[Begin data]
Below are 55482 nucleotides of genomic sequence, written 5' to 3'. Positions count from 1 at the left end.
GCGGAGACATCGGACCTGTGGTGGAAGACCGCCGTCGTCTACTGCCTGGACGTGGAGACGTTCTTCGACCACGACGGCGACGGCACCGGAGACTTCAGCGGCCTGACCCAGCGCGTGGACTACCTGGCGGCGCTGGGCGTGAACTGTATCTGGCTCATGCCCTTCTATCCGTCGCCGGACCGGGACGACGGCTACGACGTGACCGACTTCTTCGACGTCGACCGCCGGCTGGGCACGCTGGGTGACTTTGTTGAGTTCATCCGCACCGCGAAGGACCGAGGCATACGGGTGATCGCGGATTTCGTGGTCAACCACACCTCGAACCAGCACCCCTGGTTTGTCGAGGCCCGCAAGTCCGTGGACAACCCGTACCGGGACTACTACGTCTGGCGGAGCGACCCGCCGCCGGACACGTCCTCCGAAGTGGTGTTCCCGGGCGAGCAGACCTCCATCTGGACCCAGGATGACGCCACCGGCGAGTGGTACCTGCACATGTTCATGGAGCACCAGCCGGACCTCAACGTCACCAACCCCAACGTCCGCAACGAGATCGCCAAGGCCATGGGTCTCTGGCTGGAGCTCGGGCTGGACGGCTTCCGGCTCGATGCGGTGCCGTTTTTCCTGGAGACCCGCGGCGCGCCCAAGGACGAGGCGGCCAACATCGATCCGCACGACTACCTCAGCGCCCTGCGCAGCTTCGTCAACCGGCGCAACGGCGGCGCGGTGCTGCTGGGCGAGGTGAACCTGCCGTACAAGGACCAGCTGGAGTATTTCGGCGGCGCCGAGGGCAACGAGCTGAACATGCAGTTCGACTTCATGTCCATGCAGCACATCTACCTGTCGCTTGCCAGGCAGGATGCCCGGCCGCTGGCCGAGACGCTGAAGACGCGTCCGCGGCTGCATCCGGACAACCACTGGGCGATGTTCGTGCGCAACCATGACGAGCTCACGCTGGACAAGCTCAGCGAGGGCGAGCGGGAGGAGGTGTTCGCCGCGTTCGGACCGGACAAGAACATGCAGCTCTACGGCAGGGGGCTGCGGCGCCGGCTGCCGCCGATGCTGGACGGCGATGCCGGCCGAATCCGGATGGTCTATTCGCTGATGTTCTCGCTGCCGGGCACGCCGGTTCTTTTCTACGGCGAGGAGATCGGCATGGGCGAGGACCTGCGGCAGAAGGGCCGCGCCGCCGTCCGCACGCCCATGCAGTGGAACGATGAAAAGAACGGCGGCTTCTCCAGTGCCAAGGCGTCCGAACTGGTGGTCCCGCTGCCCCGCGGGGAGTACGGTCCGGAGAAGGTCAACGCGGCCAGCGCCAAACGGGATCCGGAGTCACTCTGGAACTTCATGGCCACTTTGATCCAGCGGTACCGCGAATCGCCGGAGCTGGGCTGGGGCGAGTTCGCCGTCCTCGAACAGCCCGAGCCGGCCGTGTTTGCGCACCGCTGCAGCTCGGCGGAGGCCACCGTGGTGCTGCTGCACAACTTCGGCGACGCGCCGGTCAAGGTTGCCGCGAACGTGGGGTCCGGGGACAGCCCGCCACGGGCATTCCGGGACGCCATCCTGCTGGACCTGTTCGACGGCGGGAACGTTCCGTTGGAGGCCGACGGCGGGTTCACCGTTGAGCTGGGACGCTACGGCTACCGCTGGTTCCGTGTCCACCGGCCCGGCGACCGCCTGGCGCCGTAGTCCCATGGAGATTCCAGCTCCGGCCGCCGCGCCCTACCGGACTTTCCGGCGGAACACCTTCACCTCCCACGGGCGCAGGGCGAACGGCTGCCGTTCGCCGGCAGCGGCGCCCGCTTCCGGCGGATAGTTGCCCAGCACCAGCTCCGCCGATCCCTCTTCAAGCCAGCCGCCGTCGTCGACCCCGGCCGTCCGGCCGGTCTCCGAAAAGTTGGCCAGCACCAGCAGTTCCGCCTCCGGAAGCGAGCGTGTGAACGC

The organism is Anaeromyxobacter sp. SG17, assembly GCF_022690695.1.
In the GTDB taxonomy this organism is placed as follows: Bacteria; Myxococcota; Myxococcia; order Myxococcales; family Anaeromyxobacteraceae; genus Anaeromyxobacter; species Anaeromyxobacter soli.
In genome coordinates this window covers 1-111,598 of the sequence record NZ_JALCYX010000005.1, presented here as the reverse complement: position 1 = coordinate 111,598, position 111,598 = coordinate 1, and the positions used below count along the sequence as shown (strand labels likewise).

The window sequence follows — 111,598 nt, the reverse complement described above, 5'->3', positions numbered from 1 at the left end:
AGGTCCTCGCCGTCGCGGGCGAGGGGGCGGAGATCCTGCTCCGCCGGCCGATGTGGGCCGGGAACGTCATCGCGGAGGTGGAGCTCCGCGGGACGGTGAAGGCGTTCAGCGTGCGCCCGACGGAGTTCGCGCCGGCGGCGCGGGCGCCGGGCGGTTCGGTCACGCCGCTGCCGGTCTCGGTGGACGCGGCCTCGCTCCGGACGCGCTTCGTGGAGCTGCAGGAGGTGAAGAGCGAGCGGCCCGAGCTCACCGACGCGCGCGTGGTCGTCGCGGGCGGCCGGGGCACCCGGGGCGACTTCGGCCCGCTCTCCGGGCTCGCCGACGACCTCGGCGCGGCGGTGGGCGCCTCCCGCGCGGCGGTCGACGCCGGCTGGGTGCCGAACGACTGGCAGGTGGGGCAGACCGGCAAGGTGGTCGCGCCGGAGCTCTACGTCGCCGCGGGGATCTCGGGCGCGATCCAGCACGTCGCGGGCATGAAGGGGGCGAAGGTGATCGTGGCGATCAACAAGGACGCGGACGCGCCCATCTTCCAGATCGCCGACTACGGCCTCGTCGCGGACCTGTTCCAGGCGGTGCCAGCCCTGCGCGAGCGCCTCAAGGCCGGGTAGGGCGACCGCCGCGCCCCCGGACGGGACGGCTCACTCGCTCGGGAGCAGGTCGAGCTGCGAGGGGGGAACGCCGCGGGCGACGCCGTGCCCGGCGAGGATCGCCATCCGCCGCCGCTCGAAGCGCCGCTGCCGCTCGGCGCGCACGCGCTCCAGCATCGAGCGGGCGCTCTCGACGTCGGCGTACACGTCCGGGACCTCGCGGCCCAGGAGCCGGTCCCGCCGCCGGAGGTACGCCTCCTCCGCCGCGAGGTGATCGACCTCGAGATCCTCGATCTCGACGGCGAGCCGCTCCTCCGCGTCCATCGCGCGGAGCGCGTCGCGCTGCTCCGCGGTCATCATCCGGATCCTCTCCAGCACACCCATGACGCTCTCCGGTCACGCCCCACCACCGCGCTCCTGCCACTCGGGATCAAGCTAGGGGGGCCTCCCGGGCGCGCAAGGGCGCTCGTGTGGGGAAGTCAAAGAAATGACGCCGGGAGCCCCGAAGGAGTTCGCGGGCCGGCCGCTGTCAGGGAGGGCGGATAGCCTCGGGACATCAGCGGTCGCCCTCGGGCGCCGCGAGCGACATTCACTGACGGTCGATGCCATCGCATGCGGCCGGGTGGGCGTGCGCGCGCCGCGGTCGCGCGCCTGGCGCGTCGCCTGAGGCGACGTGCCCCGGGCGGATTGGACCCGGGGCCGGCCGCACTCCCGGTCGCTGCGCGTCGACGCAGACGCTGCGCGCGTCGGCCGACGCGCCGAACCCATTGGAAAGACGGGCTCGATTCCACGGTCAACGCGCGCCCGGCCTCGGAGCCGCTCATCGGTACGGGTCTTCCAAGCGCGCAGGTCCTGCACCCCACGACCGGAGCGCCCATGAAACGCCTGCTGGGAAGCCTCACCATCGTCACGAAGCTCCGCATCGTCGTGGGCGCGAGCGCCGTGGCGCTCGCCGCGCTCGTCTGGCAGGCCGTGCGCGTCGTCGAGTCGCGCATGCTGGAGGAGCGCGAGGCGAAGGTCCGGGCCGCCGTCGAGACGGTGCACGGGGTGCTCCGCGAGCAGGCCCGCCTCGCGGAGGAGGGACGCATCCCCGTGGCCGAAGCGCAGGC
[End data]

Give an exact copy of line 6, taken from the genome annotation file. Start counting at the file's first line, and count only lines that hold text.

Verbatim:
The window sequence follows — 111,598 nt, the reverse complement described above, 5'->3', positions numbered from 1 at the left end: